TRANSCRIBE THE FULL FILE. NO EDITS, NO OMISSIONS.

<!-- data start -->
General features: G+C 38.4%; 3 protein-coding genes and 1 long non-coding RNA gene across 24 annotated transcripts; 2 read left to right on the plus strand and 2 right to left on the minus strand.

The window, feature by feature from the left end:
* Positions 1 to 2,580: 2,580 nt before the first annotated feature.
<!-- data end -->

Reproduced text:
General features: G+C 38.4%; 3 protein-coding genes and 1 long non-coding RNA gene across 24 annotated transcripts; 2 read left to right on the plus strand and 2 right to left on the minus strand.

The window, feature by feature from the left end:
* Positions 1 to 2,580: 2,580 nt before the first annotated feature.